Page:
Genetic variability and components of fitness in hatchery strains of rainbow trout

Genetic variability and components of fitness in hatchery strains of rainbow trout Two fitness components, development rate and egg size, were examined in six hatchery strains of rainbow trout, Oncorhynchus mykiss (syn. Salmo gairdneri Richardson), with different amounts of enzyme heterozygosity. The average expected heterozygosities per strain ranged from 4 to 8%, based upon an electrophoretic analysis of the protein products of 42 loci. Strains with higher heterozygosities had faster development rates, as measured by hatching time, than strains with lower heterozygosity. Concordance between hatching time and another measure of development rate, degree of yolk‐sac resorption, suggests that hatching time is a valid measure of embryonic development rate in salmonid fishes. Earlier‐hatching embryos were longer and heavier at the time of yolk‐sac resorption than later‐hatching fish. Females from more‐heterozygous strains also had a tendency to have larger eggs. These data suggest that genetic variation is an important biological resource to be conserved in hatchery stocks. http://www.deepdyve.com/assets/images/DeepDyve-Logo-lg.png Journal of Fish Biology Wiley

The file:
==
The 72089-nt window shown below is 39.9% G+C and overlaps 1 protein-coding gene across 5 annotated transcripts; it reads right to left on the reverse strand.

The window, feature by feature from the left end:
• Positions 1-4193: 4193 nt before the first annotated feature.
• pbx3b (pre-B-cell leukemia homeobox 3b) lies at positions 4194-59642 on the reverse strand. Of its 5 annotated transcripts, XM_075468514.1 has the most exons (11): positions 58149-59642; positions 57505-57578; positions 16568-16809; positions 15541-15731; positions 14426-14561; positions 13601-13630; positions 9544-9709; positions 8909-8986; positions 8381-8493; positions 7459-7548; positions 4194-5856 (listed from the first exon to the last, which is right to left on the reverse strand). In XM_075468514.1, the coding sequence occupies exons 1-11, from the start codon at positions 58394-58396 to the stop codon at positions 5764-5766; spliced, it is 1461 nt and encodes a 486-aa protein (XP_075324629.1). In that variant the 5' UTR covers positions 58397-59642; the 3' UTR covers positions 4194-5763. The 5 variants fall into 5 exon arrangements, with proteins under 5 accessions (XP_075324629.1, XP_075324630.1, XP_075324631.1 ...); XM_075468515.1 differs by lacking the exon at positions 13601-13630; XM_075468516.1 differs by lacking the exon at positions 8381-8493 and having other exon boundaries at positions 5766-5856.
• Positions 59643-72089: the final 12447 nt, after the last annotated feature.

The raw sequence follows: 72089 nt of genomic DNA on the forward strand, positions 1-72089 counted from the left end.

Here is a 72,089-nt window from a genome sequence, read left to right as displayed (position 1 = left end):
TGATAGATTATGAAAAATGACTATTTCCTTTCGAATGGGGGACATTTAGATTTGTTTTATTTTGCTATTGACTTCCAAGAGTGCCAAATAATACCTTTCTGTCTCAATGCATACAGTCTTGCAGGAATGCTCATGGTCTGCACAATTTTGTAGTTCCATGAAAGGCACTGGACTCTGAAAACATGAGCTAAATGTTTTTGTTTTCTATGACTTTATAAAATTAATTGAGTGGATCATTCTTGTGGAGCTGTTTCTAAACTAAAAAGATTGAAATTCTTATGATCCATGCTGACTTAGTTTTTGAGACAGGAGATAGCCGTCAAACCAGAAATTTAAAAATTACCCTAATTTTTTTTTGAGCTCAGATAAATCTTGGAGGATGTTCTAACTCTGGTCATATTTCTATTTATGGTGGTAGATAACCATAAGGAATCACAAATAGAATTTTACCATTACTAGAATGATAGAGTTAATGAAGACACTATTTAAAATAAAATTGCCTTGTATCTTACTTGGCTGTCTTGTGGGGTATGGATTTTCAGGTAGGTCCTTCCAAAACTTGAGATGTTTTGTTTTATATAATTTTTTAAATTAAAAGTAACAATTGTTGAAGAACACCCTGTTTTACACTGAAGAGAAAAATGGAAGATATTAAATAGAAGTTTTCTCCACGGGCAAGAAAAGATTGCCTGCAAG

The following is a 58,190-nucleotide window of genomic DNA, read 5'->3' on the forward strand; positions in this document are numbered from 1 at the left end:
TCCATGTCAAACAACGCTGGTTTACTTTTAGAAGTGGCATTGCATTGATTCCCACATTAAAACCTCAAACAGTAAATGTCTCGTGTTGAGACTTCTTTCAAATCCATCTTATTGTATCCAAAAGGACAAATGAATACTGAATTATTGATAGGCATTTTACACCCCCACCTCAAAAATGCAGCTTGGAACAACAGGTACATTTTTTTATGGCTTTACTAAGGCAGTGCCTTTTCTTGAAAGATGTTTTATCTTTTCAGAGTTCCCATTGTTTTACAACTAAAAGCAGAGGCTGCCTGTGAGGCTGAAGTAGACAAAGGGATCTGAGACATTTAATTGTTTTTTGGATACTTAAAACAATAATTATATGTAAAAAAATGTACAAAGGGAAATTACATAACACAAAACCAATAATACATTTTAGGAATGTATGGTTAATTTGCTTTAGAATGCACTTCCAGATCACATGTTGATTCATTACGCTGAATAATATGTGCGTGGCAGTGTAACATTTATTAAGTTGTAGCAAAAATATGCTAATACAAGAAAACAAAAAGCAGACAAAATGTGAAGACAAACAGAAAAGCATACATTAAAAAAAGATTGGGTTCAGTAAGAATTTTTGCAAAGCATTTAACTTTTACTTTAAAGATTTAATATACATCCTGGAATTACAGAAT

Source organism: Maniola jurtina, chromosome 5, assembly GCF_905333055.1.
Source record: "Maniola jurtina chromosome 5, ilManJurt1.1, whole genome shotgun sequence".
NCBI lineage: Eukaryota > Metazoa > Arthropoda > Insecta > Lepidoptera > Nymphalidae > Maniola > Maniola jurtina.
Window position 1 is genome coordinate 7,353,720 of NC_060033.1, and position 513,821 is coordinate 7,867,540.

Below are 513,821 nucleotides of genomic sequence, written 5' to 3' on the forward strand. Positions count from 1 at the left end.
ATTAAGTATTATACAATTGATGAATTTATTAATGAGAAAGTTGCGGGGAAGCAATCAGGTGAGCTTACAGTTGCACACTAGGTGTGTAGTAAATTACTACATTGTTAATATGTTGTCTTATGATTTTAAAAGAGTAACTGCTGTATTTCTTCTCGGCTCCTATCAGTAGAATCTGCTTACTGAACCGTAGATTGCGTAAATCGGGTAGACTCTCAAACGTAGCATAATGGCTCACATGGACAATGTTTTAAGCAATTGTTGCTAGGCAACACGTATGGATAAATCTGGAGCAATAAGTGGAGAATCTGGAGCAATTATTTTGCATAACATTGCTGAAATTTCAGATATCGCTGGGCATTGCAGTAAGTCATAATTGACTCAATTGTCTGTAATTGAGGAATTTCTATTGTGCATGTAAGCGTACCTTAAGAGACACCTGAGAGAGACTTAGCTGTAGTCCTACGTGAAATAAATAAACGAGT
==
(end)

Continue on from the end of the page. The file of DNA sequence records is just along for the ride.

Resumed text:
Genetic variability and components of fitness in hatchery strains of rainbow trout

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Publisher
Wiley
Copyright
Copyright © 1989 Wiley Subscription Services, Inc., A Wiley Company
ISSN
0022-1112
eISSN
1095-8649
DOI
10.1111/j.1095-8649.1989.tb03075.x
Publisher site
See Article on Publisher Site

Abstract

Two fitness components, development rate and egg size, were examined in six hatchery strains of rainbow trout, Oncorhynchus mykiss (syn. Salmo gairdneri Richardson), with different amounts of enzyme heterozygosity. The average expected heterozygosities per strain ranged from 4 to 8%, based upon an electrophoretic analysis of the protein products of 42 loci. Strains with higher heterozygosities had faster development rates, as measured by hatching time, than strains with lower heterozygosity. Concordance between hatching time and another measure of development rate, degree of yolk‐sac resorption, suggests that hatching time is a valid measure of embryonic development rate in salmonid fishes. Earlier‐hatching embryos were longer and heavier at the time of yolk‐sac resorption than later‐hatching fish. Females from more‐heterozygous strains also had a tendency to have larger eggs. These data suggest that genetic variation is an important biological resource to be conserved in hatchery stocks.

Journal

Journal of Fish BiologyWiley

Published: Dec 1, 1989

References

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